At first, Lance didn’t believe he’d even consider something so outside of his comfort zone; the whole experience couldn’t be further from the sedentary lifestyle the 48-year-old executive led. He hadn’t exercised in more than 20 years, so how could he possibly consider a journey through Antarctica, the most uninhabitable continent? Never one to live in fear, Lance decided he was up to the challenge; in fact, in Lance’s opinion, this undertaking pales in comparison to the brutal experience of living with cancer and the strength, grace, and resilience cancer patients and their families demonstrate daily.
The first step in Lance’s journey—South Pole Trek 4 Cancer—was to research and secure the most skilled team of certified medics and guides specializing in South Pole expeditions. After his team was in place, he embarked on a rigorous training and nutrition program in February 2023, with the trek scheduled to start in December 2023 and end in early January 2024.
As part of his training, Lance exercises twice daily, with a workout routine that includes strenuous endurance activities like dragging tires along the beach, camping, and trekking up mountains. So far he’s gained over 20 pounds of muscle in preparation for the strength he’ll need to complete this journey and in anticipation of the weight he will lose during this expedition. “The two biggest training hurdles so far have been mentally getting myself to finish my training, especially when fatigue and lactic acid set in, and adjusting my nutrition because I’ve tripled my daily caloric intake to gain weight,” Lance noted. “It’s like forcing yourself to eat Thanksgiving dinner, day after day!”
Lance believes the global cancer nonprofit community should work together to push boundaries, effect change, and get treatments for cancer patients who need them most—a message he was honored to share when he served as the first CEO of an Australian nonprofit to ring the opening bell at NASDAQ last year. Now, through his South Pole expedition, he hopes to create a “force multiplier effect” that will compel people worldwide to focus on, and donate to, the fight against all cancers. His vision is to use his expedition to encourage donors to contribute to a cancer charity of their choice. He has selected 23 global charities, spanning five continents, to join in this effort to raise awareness, increase funding, and make a lasting global impact on cancer research. “I’ve learned that every action, no matter the size, can help a non-profit—advocating on social media, donating, volunteering, and organizing and attending events. Each small effort adds up to a cumulative effect,” Lance commented.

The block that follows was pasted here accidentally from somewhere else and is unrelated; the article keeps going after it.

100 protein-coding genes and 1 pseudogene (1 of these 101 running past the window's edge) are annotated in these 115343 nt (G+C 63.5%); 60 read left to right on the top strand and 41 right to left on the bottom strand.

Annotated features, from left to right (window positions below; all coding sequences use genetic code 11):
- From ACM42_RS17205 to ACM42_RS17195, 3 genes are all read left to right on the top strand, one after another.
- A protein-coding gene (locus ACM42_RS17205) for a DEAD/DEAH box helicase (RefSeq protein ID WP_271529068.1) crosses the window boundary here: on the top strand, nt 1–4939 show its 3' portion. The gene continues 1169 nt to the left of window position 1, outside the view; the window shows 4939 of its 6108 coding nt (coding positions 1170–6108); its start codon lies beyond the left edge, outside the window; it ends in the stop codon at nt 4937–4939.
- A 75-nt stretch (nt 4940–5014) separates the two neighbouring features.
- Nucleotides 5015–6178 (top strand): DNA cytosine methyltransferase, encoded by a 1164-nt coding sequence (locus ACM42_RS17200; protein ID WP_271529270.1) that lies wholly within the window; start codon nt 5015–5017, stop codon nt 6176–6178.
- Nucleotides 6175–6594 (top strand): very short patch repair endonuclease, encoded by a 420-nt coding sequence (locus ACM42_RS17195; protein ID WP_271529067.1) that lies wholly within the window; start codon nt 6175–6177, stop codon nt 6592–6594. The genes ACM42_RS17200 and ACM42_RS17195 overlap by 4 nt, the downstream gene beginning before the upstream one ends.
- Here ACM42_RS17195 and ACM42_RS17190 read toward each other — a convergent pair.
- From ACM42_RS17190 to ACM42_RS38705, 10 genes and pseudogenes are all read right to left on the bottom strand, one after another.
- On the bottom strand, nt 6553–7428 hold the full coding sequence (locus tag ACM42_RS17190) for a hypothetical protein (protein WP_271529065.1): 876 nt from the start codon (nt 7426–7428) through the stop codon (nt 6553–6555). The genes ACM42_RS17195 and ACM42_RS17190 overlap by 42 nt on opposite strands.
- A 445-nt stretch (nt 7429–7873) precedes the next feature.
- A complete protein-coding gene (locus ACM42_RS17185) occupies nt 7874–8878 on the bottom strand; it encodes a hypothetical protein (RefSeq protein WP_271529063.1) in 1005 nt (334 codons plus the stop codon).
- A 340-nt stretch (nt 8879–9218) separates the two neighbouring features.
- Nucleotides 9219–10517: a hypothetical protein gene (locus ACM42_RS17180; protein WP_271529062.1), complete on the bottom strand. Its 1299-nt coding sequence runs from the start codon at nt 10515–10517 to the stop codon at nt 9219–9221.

The Lustgarten Foundation is the only pancreatic cancer research foundation involved in this expedition. Lance was impressed by the Foundation’s commitment to directing 100% of donations to research and its top rating from GuideStar, a leader in charity watchdog organizations. “Pancreatic cancer is closest to my heart because of my mom,” Lance shared. “There’s not enough funding for pancreatic cancer research, but the Lustgarten Foundation has achieved what no other pancreatic cancer research organization has: directing more than $250 million to research in just 25 years. Lustgarten walks the walk.”
Lance remains motivated by the bravery of cancer patients and the unwavering support of their loved ones. “My body and my mind may hurt through training and throughout this trek, but I will never quit because people with cancer can’t quit.”
Lance is looking forward to triumphantly planting a flag on the South Pole with the names of these 23 nonprofit partners, including the Lustgarten Foundation, to demonstrate how together we are moving in the same direction for cancer research. He will then celebrate this victory for cancer research and support by returning to Hawaii, where he’ll reunite with his family. “My mom would be so proud that I’m living up to the promise I made to her to change the world for the better.”